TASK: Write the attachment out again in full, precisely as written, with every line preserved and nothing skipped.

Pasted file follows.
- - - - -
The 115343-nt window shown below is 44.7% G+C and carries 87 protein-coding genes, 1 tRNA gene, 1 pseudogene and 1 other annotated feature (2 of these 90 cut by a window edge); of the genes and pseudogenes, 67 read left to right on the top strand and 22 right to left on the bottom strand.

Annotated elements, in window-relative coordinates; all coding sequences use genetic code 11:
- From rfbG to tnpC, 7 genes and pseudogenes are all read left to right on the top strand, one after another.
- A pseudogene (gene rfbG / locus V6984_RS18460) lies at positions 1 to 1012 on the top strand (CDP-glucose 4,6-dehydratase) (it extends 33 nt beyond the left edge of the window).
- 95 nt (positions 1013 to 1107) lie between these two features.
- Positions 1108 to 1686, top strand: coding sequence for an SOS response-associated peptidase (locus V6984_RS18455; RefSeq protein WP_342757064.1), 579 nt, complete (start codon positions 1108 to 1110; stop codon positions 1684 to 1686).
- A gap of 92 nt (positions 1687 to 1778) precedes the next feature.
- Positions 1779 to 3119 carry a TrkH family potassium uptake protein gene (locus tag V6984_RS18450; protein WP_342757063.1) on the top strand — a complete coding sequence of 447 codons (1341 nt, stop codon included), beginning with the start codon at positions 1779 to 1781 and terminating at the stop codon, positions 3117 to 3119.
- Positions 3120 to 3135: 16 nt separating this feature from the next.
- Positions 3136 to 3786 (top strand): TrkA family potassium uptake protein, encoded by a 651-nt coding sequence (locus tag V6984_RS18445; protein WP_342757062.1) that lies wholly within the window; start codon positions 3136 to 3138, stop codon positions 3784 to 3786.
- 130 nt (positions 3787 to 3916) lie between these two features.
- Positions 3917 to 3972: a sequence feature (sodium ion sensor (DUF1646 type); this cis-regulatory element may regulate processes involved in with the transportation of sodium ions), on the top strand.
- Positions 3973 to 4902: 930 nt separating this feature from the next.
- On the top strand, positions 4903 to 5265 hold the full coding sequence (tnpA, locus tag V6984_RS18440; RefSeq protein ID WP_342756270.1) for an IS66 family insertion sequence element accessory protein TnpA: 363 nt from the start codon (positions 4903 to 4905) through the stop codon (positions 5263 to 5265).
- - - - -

The 115343-nt window shown below is 44.7% G+C and carries 87 protein-coding genes, 1 tRNA gene, 1 pseudogene and 1 other annotated feature (2 of these 90 cut by a window edge); of the genes and pseudogenes, 67 read left to right on the top strand and 22 right to left on the bottom strand.

Annotated elements, in window-relative coordinates; all coding sequences use genetic code 11:
- From rfbG to tnpC, 7 genes and pseudogenes are all read left to right on the top strand, one after another.
- A pseudogene (gene rfbG / locus V6984_RS18460) lies at positions 1 to 1012 on the top strand (CDP-glucose 4,6-dehydratase) (it extends 33 nt beyond the left edge of the window).
- 95 nt (positions 1013 to 1107) lie between these two features.
- Positions 1108 to 1686, top strand: coding sequence for an SOS response-associated peptidase (locus V6984_RS18455; RefSeq protein WP_342757064.1), 579 nt, complete (start codon positions 1108 to 1110; stop codon positions 1684 to 1686).
- A gap of 92 nt (positions 1687 to 1778) precedes the next feature.
- Positions 1779 to 3119 carry a TrkH family potassium uptake protein gene (locus tag V6984_RS18450; protein WP_342757063.1) on the top strand — a complete coding sequence of 447 codons (1341 nt, stop codon included), beginning with the start codon at positions 1779 to 1781 and terminating at the stop codon, positions 3117 to 3119.
- Positions 3120 to 3135: 16 nt separating this feature from the next.
- Positions 3136 to 3786 (top strand): TrkA family potassium uptake protein, encoded by a 651-nt coding sequence (locus tag V6984_RS18445; protein WP_342757062.1) that lies wholly within the window; start codon positions 3136 to 3138, stop codon positions 3784 to 3786.
- 130 nt (positions 3787 to 3916) lie between these two features.
- Positions 3917 to 3972: a sequence feature (sodium ion sensor (DUF1646 type); this cis-regulatory element may regulate processes involved in with the transportation of sodium ions), on the top strand.
- Positions 3973 to 4902: 930 nt separating this feature from the next.
- On the top strand, positions 4903 to 5265 hold the full coding sequence (tnpA, locus tag V6984_RS18440; RefSeq protein ID WP_342756270.1) for an IS66 family insertion sequence element accessory protein TnpA: 363 nt from the start codon (positions 4903 to 4905) through the stop codon (positions 5263 to 5265).